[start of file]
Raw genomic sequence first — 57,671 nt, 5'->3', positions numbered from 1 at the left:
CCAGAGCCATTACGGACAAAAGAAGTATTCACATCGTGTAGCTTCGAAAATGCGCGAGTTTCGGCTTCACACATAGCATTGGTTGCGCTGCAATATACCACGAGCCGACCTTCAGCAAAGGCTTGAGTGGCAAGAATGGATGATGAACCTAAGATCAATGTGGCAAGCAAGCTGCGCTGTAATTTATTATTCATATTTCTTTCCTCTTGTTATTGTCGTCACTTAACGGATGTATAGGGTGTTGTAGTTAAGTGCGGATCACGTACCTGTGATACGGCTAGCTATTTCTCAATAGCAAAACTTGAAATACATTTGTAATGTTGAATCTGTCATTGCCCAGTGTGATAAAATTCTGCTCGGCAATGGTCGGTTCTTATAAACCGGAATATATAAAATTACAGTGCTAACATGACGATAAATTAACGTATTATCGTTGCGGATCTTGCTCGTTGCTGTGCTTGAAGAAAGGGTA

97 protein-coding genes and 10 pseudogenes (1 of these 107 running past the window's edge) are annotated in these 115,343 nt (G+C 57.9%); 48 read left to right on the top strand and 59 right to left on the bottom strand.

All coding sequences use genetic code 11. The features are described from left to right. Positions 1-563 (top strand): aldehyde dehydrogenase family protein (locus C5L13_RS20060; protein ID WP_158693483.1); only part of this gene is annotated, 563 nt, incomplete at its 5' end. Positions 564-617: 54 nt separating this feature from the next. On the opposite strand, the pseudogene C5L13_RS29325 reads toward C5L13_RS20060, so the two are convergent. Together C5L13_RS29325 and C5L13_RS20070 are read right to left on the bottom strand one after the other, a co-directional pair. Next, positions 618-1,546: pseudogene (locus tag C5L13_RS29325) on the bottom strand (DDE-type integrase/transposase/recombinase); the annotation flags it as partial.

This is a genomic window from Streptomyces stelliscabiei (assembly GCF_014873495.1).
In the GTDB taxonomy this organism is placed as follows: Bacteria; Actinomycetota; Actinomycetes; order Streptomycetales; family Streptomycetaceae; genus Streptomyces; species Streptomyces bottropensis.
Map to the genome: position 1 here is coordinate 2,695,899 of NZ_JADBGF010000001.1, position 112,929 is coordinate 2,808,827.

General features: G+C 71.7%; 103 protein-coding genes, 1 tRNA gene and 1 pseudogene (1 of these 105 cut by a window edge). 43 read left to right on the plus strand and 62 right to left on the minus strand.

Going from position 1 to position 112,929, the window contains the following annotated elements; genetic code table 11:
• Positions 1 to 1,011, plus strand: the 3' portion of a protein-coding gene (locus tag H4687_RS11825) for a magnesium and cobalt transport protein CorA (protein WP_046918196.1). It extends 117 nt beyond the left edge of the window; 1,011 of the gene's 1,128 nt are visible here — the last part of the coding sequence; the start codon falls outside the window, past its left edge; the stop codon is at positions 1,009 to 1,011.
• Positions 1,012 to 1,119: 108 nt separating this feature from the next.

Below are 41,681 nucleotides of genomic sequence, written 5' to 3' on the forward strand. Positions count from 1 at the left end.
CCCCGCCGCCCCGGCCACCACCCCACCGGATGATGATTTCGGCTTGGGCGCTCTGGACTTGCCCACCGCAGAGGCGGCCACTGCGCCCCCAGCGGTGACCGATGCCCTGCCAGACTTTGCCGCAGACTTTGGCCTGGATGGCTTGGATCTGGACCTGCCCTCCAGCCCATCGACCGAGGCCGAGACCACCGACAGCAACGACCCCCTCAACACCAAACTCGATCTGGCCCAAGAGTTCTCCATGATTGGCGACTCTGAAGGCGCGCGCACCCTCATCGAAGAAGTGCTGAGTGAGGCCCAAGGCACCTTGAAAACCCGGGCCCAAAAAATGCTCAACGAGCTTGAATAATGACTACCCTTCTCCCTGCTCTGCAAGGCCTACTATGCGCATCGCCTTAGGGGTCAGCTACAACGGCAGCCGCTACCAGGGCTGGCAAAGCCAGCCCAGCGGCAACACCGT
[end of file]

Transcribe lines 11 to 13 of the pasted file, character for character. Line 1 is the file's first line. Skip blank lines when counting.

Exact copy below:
• Positions 1,012 to 1,119: 108 nt separating this feature from the next.

Below are 41,681 nucleotides of genomic sequence, written 5' to 3' on the forward strand. Positions count from 1 at the left end.
CCCCGCCGCCCCGGCCACCACCCCACCGGATGATGATTTCGGCTTGGGCGCTCTGGACTTGCCCACCGCAGAGGCGGCCACTGCGCCCCCAGCGGTGACCGATGCCCTGCCAGACTTTGCCGCAGACTTTGGCCTGGATGGCTTGGATCTGGACCTGCCCTCCAGCCCATCGACCGAGGCCGAGACCACCGACAGCAACGACCCCCTCAACACCAAACTCGATCTGGCCCAAGAGTTCTCCATGATTGGCGACTCTGAAGGCGCGCGCACCCTCATCGAAGAAGTGCTGAGTGAGGCCCAAGGCACCTTGAAAACCCGGGCCCAAAAAATGCTCAACGAGCTTGAATAATGACTACCCTTCTCCCTGCTCTGCAAGGCCTACTATGCGCATCGCCTTAGGGGTCAGCTACAACGGCAGCCGCTACCAGGGCTGGCAAAGCCAGCCCAGCGGCAACACCGT